Tuesday, 28 May 2013
More interesting were two smaller thrillers: Blood, starring Paul Bettany and Stephen Graham, and Black Rock, with Katie Aselton, Kate Bosworth and Lake Bell - both are effectively unsettling (the girls' film is actually scary). And further afield, we caught up with Studio Ghibli's From Up on Poppy Hill, another beautifully mature animated drama; the arty and involving French odyssey Atomic Age; and a pristine rerelease of John Schlesinger's 1972 forgotten gem The King of Marvin Gardens, with marvellous against-type turns from Jack Nicholson, Ellen Burstyn and recent Cannes-winner Bruce Dern.
Monday, 20 May 2013
Further off the beaten path we had the fragmented British romance/drama/romp Spike Island, a choppy story about teen Stone Roses fans in 1990; the topical and deeply involving low-budget German drama The Visitor; and a 50th anniversary restoration of John Schlesinger's timeless British comedy Billy Liar, starring the fabulous Tom Courtenay and Julie Christie. It's simply wonderful - get your hands on a copy.
Thursday, 16 May 2013
Tuesday, 14 May 2013
From off the beaten path came the Austrian fable The Wall, a kind of female Robinson Crusoe in the mountains story that is too literary for its own good. Blackfish and We're Not Broke are two extremely well-made docs that get our blood boiling about psychological cruelty to animals and corporate collusion with politicians, respectively. And Pasolini's 1968 masterpiece Theorem is a challenging, surreal exploration of class and culture starring a strikingly young and seductive Terence Stamp.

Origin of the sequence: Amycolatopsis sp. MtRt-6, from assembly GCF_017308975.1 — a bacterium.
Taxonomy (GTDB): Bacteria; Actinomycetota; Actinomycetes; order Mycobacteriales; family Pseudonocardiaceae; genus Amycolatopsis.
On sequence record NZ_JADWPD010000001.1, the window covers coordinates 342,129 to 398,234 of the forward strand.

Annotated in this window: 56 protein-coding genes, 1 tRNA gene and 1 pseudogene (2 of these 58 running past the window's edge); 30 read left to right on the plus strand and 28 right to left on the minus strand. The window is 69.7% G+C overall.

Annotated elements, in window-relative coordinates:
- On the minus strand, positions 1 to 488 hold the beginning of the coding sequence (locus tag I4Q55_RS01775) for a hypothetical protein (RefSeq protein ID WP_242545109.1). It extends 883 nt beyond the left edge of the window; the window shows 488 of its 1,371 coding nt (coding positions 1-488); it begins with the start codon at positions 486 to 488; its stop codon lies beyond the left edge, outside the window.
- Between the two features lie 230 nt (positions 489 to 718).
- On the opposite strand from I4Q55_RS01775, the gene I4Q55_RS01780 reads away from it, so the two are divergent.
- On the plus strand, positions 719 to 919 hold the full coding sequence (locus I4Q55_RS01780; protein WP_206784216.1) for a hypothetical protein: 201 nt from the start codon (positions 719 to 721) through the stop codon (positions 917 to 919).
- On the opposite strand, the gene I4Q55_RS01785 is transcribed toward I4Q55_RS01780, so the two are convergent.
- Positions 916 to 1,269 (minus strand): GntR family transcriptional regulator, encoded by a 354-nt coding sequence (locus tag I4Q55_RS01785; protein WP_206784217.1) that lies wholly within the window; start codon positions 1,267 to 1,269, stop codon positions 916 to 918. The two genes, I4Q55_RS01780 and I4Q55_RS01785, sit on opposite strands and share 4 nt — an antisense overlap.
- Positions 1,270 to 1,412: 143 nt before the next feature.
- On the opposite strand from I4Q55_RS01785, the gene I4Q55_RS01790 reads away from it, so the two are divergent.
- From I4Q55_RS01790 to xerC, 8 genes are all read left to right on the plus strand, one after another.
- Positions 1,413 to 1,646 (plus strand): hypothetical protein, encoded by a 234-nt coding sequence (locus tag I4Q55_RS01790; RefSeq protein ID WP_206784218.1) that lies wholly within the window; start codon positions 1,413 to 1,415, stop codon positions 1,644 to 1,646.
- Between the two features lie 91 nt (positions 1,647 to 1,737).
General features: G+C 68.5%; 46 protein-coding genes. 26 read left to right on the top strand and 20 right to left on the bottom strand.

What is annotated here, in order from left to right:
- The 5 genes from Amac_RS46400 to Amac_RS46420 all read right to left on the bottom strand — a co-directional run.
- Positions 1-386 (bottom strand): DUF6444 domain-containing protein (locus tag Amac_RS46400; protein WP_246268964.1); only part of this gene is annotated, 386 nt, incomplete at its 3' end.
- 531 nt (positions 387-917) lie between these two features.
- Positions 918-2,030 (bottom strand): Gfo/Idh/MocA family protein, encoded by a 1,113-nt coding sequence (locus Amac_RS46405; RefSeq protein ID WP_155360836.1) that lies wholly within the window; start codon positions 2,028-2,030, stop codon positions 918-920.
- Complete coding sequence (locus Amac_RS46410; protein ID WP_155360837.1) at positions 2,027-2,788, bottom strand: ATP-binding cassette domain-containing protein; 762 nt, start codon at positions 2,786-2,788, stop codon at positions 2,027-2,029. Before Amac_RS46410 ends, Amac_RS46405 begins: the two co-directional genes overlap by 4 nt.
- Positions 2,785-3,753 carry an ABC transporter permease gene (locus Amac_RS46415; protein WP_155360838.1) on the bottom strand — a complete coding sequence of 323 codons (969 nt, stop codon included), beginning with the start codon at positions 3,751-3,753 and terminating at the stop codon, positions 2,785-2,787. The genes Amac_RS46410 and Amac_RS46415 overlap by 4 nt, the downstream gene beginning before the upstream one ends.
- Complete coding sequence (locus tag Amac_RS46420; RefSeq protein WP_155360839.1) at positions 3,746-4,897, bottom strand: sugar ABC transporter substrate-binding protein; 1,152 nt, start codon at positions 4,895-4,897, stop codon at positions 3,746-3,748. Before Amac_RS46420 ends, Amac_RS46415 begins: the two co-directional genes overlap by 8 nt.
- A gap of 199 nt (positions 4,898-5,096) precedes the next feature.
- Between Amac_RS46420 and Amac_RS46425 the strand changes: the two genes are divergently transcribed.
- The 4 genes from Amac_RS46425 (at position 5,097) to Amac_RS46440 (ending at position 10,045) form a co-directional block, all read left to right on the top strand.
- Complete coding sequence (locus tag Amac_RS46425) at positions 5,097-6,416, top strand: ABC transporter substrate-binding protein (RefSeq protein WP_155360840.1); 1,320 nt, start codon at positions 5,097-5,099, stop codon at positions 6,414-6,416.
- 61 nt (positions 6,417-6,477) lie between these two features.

Coming this week is a very late press screening of Baz Luhrmann's The Great Gatsby (it's timed to coincide with the opening night screening at Cannes), Emma Watson in The Bling Ring, Seth Rogen and James Franco in This Is the End, Robert Redford's political drama The Company You Keep and the comedy A Haunted House.
And no, I'm not going to Cannes, staying in rainy London instead...
Sunday, 12 May 2013
Tuesday, 7 May 2013
Also last week, we had Paul Walker in the rather implausible but involving Johannesburg road thriller Vehicle 19, Tim Roth and Jack O'Connell in the darkly comical British crime thriller The Liability, Alexey Balabanov's violent and pointed black comedy The Stoker, and the Belgian-Turkish culture clash drama-romance Mixed Kebab. I also planned a Madeline Kahn marathon over the long weekend with friends who had never seen her best work. We thoroughly enjoyed the genius of What's Up Doc and Young Frankenstein, but the warm sunshine tempted us to put off Blazing Saddles for another day. Frankly, those are three films I could happily watch on a loop.
Wednesday, 1 May 2013
We also had a double dose of unsettling nastiness in The Seasoning House, a dark dramatic thriller about a rather too-grubby brothel in the 1990s Balkans, and the gimmicky 26-part The ABCs of Death, a mixed bag of good, merely ok, bad and utterly pointless shorts. The most original film of the week was the gentle Italian drama Shun Li and the Poet, about a lovely friendship between two immigrants in a fishing village near Venice.
I saw rather a lot more films this past week as part of the Sundance London Music and Film Festival - scroll down for comments on all of those.